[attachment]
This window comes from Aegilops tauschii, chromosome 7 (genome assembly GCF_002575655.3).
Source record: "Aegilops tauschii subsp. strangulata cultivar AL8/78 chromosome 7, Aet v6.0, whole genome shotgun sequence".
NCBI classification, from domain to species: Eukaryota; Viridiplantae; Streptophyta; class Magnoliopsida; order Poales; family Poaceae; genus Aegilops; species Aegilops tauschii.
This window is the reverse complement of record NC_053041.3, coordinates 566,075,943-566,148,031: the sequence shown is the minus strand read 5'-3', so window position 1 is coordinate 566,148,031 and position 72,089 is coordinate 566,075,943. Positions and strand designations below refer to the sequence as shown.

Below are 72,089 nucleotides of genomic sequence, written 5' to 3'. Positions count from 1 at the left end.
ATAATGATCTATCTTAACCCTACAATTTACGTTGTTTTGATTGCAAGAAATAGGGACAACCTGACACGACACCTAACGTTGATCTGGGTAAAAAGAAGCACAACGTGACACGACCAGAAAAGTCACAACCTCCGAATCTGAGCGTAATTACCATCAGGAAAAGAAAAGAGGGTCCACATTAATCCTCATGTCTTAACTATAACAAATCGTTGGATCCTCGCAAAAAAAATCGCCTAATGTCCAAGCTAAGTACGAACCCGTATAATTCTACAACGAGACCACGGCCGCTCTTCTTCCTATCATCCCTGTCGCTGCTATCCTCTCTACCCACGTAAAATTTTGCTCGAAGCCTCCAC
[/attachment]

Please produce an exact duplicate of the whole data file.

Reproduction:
This window comes from Aegilops tauschii, chromosome 7 (genome assembly GCF_002575655.3).
Source record: "Aegilops tauschii subsp. strangulata cultivar AL8/78 chromosome 7, Aet v6.0, whole genome shotgun sequence".
NCBI classification, from domain to species: Eukaryota; Viridiplantae; Streptophyta; class Magnoliopsida; order Poales; family Poaceae; genus Aegilops; species Aegilops tauschii.
This window is the reverse complement of record NC_053041.3, coordinates 566,075,943-566,148,031: the sequence shown is the minus strand read 5'-3', so window position 1 is coordinate 566,148,031 and position 72,089 is coordinate 566,075,943. Positions and strand designations below refer to the sequence as shown.

Below are 72,089 nucleotides of genomic sequence, written 5' to 3'. Positions count from 1 at the left end.
ATAATGATCTATCTTAACCCTACAATTTACGTTGTTTTGATTGCAAGAAATAGGGACAACCTGACACGACACCTAACGTTGATCTGGGTAAAAAGAAGCACAACGTGACACGACCAGAAAAGTCACAACCTCCGAATCTGAGCGTAATTACCATCAGGAAAAGAAAAGAGGGTCCACATTAATCCTCATGTCTTAACTATAACAAATCGTTGGATCCTCGCAAAAAAAATCGCCTAATGTCCAAGCTAAGTACGAACCCGTATAATTCTACAACGAGACCACGGCCGCTCTTCTTCCTATCATCCCTGTCGCTGCTATCCTCTCTACCCACGTAAAATTTTGCTCGAAGCCTCCAC